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What is the url where an express app is located at inside an electron app

I am not sure I am doing this quite right. My end goal is to send a post request from a lambda function to my electron app and create a system notification. Locally I have been able to do it from post man, but when I install the app (on linux) It doesn’t work, now I am not sure where I am supposed to point my request to, in development I pointed it too. http://localhost:3000/notify what happens when you install the app. How would I send a post request to the app, eventually I want to build user accounts, so I will need to send requests to each separate user based on the lambda logic.

I am using express with electron, is there another way to handle post requests.

Here is my code so far in my main.js file

"use strict";
const { app, BrowserWindow } = require("electron");
const { Notification } = require("electron");
const express = require("express");
const bodyParser = require("body-parser");

function createWindow() {
  const win = new BrowserWindow({
    width: 800,
    height: 600,
    webPreferences: {
      nodeIntegration: true,



app.on("window-all-closed", () => {
  if (process.platform !== "darwin") {

app.on("activate", () => {
  if (BrowserWindow.getAllWindows().length === 0) {

// Create a new instance of express
const appE = express();

// Tell express to use the body-parser middleware and to not parse extended bodies

// Route that receives a POST request to /sms"/notify", function (req, res) {
  const body = req.body;
  res.set("Content-Type", "text/plain");

  function showNotification() {
    const notification = {
      title: "Basic Notification",
      body: `You sent: ${body.message} to Express`,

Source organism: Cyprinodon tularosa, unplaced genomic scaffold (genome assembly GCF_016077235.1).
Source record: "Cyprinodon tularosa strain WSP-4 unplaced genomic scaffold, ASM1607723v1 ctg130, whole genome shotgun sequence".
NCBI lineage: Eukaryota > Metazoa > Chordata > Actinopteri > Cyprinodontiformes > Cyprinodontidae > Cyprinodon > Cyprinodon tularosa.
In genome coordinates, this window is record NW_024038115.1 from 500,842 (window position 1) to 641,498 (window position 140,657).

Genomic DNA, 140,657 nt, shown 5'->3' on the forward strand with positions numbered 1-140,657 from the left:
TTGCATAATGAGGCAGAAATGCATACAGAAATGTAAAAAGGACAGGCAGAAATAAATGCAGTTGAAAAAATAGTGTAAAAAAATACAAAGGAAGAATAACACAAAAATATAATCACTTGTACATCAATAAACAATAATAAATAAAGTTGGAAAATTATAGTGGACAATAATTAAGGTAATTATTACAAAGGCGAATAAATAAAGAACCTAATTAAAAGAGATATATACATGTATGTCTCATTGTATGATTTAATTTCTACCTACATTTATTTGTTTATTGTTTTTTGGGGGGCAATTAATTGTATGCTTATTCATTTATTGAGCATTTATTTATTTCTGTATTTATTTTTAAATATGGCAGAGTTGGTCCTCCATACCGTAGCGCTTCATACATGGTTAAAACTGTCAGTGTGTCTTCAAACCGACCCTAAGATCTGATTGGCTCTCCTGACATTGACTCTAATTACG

new Notification(notification).show();

  res.send(`You sent: ${body.message} to Express`);

// Tell our app to listen on port 3000
appE.listen(3000, function (err) {
  if (err) {
    throw err;

  console.log("Server started on port 3000");



Your approach is wrong. An HTTP server run inside your Electron app won’t generally be accessible to anything running outside of the user’s local network, so your Lambda function won’t be able to connect to it.

If you want to read notifications from a Lambda function, then you’ll need to poll it (make Ajax requests on a timer).

If you want to push messages from the server to the application, then you still need to initiate the connection from the client (so that the connection can be made outside of the user’s local network). The typical approach for this is to use Websockets. These are not Lambda function friendly though since they need to be Always On, so you would need to host a server listening for Websocket connections on some other system (like EC2). If your infrastructure is already geared up for Lambda functions then you could write one which, when triggered, sends a message to your EC2 server to trigger Websocket messages.

+-------+              +-------+                +-------+
|       |   HTTP       |       |                |       |
|   λ   |   Request    |HTTP   |   Websocket    |Client |
|       ----------------Server ------------------       |
+-------+              +-------+                +-------+